12 Session 12: Exercise - Cleaning and Manipulating Data

12.1 Hands On: Clean and Integrate Datasets

12.1.1 Learning Objectives

In this lesson, you will:

  • Clean and integrate a dataset using dplyr and tidyr
  • Make use of previously-learned knowledge of dplyr, tidyr, and writing functions

12.1.2 Outline

In this session, you will load data from the following dataset:

Richard Lanctot and Sarah Saalfeld. 2019. Utqiaġvik shorebird breeding ecology study, Utqiaġvik, Alaska, 2003-2018. Arctic Data Center. doi:10.18739/A23R0PT35

Using our knowledge of R, we are going to try to answer the following two questions:

  • What species of predator is the most abundant and has this changed through time?
  • Does the number of eggs predated increase with the total number of predators for all species laying nests?

One of the features if this dataset is that it has many files with similar formatting, most of which contain the column species which is comprised of the Bird Banding Laboratory species codes. These four letter codes aren’t very intuitive to most people, so one of the things we will do is write a function that can be used on any file in this dataset that contains a species code.

High-level steps

The goal here is for you to have to come up with the functions to do the analysis with minimal guidance. This is supposed to be challenging if you are new to dplyr/tidyr. Below is a set of high-level steps you can follow to answer our research question. After the list is a schematic of the steps in table form which I expect will be useful in guiding your code.

  1. Load the species table using the code in the Setup block below.

  2. Read the following two files into your environment.

    • Utqiagvik_predator_surveys.csv
    • Utqiagvik_nest_data.csv
  3. Write a function that will translate species codes into common names.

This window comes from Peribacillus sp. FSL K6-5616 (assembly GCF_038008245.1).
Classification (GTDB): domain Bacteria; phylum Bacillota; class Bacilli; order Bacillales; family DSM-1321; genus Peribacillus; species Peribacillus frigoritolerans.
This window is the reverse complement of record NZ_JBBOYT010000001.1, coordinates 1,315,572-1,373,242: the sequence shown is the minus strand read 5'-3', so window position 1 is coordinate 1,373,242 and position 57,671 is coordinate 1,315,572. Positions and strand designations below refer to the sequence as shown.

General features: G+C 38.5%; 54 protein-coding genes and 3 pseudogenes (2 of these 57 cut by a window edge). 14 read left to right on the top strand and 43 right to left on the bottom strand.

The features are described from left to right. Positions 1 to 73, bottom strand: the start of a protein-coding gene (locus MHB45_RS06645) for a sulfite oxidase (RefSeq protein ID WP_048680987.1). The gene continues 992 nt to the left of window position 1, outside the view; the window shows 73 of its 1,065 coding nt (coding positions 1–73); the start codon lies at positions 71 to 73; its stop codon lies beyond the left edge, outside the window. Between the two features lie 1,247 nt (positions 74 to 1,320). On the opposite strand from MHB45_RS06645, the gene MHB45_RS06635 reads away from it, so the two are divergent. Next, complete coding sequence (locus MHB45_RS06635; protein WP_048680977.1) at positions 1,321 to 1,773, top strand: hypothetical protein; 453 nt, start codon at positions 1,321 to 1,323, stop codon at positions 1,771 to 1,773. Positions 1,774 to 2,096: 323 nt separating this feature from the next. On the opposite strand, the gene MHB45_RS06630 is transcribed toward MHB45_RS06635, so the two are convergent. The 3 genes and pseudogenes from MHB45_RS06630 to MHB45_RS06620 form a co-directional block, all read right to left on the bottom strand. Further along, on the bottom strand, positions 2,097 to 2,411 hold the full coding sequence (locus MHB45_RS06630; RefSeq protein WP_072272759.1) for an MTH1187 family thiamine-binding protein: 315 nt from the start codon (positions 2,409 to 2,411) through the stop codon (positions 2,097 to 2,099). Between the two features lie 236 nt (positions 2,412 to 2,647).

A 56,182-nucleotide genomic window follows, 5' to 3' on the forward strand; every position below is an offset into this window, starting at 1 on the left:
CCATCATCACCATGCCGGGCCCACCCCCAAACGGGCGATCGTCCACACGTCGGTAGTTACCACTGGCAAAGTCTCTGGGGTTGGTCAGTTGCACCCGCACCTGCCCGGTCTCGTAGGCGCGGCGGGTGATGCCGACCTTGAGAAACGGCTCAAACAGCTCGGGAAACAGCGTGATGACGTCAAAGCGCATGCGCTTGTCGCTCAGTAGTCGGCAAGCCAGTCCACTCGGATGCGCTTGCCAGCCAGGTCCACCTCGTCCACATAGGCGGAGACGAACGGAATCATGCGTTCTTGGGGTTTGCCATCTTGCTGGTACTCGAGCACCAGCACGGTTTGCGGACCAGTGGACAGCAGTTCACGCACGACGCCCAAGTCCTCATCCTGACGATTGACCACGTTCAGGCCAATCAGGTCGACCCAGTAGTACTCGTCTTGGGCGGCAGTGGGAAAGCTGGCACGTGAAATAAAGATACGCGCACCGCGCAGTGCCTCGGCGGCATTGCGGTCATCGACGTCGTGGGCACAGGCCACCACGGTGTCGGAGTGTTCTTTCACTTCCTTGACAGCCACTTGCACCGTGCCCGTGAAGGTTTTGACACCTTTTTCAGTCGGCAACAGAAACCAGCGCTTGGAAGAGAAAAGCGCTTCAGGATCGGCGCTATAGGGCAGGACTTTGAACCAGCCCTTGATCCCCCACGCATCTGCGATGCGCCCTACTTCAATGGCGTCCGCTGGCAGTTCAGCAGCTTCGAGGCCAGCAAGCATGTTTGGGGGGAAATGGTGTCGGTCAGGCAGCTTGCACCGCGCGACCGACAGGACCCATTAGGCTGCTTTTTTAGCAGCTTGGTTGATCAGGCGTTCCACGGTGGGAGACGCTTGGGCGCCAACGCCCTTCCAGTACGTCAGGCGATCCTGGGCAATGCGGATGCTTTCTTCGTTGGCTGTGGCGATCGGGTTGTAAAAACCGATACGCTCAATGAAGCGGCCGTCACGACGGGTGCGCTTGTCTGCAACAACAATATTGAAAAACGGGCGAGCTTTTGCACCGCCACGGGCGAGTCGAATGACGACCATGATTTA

• Hint: The fastest way to do this involves adding a column to the data.frame. Your function will have two arguments
    • Optional Extra Challenge: For a little extra challenge, try to incorporate an if statement that looks for NA values in the common name field you are adding. What other conditionals might you include to make your function smarter?
  4. Calculate total number of predators by year and species, and plot the result.

  5. Calculate total number of eggs predated by year and species.

  6. Calculate total number of predators by year, join to summarized egg predation table, and plot the result.


Use the following two code chunks to set up your species table. The code I use here incorporates two new packages that I thought would be worth showing.

The first, rvest, is a package that enables easy scraping and handling of information from websites. It requires a moderate amount of knowledge of html to use, but can be very handy. In this case, I use it because I couldn’t find a plain text version of the BBL species codes anywhere. To build a reproducible and long lived workflow, I would want to run this code and then store a plain text version of the data in a long lived location, which cites the original source appropriately.

The second package, janitor, is a great package that has simple tools for cleaning up data. It is especially handy for handling improperly named variables in a data.frame. In this case, I use it to handle a bunch of spaces in the column names so that our lives are a little easier later on.

Visual schematic of data

Make this:

year common_name         pred_count
2003 Glaucous Gull               54